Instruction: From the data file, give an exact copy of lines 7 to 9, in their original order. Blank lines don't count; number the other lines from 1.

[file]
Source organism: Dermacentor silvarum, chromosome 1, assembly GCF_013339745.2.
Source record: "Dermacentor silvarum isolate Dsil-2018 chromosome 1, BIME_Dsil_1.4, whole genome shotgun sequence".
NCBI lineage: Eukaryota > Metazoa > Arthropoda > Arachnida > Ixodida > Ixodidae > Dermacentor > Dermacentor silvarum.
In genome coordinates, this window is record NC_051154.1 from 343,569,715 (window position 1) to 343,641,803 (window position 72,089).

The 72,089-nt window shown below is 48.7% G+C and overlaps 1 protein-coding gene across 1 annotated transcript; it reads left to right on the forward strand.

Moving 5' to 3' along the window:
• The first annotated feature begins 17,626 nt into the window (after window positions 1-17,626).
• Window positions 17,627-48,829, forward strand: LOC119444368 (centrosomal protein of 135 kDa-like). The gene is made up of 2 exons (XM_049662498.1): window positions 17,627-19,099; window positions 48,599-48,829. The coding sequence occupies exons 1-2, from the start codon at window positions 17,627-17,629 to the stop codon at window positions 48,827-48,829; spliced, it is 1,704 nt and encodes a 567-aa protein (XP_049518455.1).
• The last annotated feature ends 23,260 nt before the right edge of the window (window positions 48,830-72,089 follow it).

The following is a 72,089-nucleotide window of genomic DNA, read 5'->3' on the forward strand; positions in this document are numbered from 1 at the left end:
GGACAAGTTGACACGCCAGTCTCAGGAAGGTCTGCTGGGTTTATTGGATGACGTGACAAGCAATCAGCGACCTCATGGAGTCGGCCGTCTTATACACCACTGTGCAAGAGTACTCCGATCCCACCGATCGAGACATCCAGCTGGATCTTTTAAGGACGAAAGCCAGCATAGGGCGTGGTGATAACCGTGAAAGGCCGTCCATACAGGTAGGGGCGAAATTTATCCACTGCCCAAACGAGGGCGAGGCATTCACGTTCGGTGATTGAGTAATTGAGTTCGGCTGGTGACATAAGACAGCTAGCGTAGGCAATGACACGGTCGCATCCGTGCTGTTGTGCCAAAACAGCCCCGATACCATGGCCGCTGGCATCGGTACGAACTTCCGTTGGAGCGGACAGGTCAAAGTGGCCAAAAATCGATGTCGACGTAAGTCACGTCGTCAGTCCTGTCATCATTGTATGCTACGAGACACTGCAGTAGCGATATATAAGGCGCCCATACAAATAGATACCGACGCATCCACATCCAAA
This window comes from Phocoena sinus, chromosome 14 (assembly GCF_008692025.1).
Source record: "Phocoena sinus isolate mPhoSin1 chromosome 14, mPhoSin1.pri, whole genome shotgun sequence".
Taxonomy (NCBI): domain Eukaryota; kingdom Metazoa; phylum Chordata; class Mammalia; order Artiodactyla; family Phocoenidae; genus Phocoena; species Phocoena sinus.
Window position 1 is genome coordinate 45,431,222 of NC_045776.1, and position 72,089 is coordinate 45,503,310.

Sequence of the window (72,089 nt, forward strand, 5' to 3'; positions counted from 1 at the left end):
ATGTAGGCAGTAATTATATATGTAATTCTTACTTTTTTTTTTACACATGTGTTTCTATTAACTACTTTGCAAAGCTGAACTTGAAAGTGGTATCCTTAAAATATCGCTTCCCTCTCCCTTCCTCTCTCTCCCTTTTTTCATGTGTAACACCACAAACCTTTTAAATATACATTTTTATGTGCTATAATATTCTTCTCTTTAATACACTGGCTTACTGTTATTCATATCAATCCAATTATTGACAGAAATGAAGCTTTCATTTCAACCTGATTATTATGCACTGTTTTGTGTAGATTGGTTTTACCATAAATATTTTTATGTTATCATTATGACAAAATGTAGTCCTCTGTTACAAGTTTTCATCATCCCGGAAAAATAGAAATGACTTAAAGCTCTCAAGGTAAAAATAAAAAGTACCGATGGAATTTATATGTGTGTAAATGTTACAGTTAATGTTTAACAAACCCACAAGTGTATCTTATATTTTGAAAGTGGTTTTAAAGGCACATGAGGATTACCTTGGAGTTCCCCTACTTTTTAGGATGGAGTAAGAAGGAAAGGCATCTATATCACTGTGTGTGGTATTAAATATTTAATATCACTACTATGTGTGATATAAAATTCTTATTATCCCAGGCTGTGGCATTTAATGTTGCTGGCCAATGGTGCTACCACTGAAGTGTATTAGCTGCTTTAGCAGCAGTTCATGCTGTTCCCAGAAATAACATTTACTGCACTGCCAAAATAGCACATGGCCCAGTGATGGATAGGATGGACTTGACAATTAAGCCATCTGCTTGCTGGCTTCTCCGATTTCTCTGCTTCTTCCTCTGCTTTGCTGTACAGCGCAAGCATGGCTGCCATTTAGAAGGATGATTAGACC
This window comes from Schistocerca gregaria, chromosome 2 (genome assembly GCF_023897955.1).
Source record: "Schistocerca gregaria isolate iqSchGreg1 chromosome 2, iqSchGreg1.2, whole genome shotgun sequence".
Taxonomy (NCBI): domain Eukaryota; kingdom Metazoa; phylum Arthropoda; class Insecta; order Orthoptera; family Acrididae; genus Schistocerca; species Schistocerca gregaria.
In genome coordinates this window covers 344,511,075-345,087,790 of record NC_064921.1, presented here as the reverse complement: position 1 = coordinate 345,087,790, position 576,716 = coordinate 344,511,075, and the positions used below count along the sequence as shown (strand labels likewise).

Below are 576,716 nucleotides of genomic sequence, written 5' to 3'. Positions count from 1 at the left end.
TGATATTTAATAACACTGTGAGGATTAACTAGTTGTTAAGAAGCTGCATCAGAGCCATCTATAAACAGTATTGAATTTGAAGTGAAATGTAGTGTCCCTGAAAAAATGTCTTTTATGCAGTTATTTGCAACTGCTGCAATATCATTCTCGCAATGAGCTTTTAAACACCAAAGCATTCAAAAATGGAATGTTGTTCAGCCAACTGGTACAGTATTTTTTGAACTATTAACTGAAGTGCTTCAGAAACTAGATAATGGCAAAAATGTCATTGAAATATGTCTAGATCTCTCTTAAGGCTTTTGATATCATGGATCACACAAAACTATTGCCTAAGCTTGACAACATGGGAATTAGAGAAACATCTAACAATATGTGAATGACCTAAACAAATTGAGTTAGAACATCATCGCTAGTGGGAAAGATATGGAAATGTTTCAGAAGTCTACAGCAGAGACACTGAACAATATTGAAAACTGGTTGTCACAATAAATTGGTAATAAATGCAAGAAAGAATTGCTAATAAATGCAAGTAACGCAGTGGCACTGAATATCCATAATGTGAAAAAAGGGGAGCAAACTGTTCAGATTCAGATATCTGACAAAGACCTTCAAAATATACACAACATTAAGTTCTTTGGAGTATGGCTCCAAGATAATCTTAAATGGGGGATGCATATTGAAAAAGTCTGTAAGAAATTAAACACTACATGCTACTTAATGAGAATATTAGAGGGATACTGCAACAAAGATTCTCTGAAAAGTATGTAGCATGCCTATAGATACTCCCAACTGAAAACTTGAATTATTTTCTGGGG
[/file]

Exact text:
• The first annotated feature begins 17,626 nt into the window (after window positions 1-17,626).
• Window positions 17,627-48,829, forward strand: LOC119444368 (centrosomal protein of 135 kDa-like). The gene is made up of 2 exons (XM_049662498.1): window positions 17,627-19,099; window positions 48,599-48,829. The coding sequence occupies exons 1-2, from the start codon at window positions 17,627-17,629 to the stop codon at window positions 48,827-48,829; spliced, it is 1,704 nt and encodes a 567-aa protein (XP_049518455.1).
• The last annotated feature ends 23,260 nt before the right edge of the window (window positions 48,830-72,089 follow it).